In an increasingly globalised world, it has become more common for people to move to new countries in search of employment, education or to escape war and poverty. Today, there are more than 3.5 million immigrants living in the Nordic countries.
Immigrants and descendants
Both groups are unevenly distributed across the Nordic Countries. Sweden has significantly more immigrants and descendants compared to the other countries, whereas Iceland has a markedly lower number. The number of immigrants and descendants in each country is of course dependent on national immigration policies but is also related to population size and thus capacity of each country to receive refugees as well as to attract foreign students and migrant workers.
Immigrant share of the population
Through measuring the number of immigrants as a share of the total population of each country, the picture of a slightly more even distribution of immigrants among the countries emerges. Sweden still has a larger share of immigrants as compared to the others, but the difference is smaller than when using absolute numbers.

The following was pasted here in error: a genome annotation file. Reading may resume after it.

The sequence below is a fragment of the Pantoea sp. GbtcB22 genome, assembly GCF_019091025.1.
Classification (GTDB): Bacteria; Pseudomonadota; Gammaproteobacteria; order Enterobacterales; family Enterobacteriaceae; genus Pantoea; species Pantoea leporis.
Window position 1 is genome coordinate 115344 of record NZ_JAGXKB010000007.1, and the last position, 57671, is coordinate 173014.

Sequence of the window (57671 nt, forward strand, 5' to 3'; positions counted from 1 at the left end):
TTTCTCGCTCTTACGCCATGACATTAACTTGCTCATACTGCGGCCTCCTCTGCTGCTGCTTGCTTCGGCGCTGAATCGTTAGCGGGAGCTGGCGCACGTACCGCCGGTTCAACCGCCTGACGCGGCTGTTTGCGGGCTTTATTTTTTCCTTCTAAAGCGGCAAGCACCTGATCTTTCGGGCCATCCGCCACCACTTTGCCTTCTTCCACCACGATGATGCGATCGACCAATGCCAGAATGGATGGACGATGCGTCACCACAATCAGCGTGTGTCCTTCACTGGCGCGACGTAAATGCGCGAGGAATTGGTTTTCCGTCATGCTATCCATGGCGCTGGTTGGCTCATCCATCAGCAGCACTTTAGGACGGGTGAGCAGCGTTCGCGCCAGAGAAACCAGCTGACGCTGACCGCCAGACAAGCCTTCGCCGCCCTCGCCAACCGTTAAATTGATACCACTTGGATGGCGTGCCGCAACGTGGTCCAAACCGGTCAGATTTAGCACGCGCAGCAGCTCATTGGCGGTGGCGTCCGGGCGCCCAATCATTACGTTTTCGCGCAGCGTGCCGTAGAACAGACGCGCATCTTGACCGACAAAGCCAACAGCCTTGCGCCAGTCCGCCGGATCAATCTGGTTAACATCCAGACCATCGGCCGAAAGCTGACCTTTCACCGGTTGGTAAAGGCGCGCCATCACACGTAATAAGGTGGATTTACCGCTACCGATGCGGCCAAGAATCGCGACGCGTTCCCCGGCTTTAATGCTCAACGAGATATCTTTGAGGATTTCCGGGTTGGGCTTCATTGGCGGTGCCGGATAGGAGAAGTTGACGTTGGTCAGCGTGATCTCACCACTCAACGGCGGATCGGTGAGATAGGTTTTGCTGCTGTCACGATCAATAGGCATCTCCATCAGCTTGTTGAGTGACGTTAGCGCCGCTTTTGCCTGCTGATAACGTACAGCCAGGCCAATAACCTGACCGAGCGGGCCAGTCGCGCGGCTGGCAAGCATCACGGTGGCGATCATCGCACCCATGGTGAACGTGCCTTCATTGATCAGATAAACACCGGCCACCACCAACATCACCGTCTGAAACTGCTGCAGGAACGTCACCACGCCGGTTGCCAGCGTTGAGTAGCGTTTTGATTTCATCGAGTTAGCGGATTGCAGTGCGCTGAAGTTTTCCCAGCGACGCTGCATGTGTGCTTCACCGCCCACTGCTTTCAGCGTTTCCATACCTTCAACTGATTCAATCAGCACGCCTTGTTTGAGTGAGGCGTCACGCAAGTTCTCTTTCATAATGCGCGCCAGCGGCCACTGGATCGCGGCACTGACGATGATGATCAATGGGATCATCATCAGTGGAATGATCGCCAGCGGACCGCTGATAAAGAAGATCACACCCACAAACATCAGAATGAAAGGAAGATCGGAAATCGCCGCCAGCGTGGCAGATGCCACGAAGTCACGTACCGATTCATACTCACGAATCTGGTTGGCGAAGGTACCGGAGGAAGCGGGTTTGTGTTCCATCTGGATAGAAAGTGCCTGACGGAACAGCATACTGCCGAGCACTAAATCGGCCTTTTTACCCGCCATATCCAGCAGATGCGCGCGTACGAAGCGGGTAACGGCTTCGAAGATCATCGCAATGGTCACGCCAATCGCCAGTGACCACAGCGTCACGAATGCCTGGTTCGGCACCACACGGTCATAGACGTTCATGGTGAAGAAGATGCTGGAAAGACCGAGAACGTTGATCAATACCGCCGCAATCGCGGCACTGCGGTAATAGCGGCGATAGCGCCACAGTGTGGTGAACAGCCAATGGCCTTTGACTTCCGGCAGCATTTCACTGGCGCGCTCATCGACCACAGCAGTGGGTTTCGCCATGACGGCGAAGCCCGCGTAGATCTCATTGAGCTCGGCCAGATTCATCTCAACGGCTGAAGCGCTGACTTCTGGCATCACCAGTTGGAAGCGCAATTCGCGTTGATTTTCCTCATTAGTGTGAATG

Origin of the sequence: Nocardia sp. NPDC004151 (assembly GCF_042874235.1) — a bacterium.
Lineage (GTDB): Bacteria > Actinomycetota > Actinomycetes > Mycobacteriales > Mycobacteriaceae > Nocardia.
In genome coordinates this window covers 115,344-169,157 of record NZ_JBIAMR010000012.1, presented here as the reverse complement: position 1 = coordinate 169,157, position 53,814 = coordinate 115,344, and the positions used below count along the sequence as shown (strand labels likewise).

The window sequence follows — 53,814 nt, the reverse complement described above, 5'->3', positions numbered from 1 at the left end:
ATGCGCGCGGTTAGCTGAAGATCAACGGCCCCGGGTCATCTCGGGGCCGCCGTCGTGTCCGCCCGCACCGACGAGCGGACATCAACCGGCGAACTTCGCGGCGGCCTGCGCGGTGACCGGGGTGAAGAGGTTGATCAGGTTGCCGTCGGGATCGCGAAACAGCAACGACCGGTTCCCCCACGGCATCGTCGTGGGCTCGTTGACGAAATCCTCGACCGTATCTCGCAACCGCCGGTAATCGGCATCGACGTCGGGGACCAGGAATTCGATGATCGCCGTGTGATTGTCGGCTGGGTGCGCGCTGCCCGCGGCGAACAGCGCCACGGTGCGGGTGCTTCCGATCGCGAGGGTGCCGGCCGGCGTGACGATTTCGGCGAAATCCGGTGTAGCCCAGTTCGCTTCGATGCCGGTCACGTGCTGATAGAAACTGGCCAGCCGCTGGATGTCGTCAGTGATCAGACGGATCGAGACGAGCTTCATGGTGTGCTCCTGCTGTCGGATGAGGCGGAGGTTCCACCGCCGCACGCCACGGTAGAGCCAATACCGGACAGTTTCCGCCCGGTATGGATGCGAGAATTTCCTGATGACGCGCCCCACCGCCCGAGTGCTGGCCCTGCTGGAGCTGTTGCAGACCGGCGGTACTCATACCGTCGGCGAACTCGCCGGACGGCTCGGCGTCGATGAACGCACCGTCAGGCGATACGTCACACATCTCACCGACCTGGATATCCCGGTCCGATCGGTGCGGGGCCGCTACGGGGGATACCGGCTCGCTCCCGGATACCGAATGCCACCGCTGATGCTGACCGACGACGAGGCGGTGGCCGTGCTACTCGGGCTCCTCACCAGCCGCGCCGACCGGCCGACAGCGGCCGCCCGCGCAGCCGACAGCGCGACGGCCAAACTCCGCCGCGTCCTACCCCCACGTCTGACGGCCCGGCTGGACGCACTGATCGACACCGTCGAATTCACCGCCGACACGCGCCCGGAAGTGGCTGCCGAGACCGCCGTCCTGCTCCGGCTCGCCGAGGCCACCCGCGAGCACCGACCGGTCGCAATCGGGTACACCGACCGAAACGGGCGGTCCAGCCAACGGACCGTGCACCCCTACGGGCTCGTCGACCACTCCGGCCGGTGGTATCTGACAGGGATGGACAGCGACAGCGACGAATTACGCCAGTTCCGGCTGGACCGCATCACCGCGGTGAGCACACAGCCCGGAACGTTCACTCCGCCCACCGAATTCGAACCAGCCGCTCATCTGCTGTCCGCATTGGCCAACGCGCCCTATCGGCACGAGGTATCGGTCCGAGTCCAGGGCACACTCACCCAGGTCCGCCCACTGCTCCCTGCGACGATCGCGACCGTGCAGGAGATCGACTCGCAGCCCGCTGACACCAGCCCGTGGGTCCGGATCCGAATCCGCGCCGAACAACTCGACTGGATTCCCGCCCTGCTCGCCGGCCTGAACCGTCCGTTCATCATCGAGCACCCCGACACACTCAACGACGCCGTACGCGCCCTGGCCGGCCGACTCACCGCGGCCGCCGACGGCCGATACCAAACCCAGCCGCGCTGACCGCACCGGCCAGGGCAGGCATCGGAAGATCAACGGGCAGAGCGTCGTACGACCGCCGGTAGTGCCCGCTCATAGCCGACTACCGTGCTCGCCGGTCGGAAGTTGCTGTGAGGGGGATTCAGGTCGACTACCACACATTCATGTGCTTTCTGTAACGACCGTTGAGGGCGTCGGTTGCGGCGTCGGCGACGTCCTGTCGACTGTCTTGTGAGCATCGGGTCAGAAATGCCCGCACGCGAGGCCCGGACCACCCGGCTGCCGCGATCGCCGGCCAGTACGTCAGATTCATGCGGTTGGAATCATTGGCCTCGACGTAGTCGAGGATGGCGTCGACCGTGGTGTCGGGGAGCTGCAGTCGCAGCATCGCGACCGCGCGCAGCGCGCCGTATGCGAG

Immigrants are more likely to be of working age than native-born Nordic people. This shifts the age distribution of the Nordic population towards a slightly lower average age, thereby providing more able hands to outweigh the growing elderly population in the Nordic countries. The group aged 70 years or older is expected to increase significantly in the coming years.
Immigrants by length of stay
This chart shows how long immigrants have been staying in their current country as of 2019. The immigrants are distributed similarly across the countries except for Iceland, which has a large number of immigrants who have arrived within the last 0-3 years. This may be due to a great part of Icelandic immigrants being there to seek temporary employment.
To see the figures and expand the information here:👉🏻https://www.norden.org/en/statistics/immigrants-nordic-countries-0e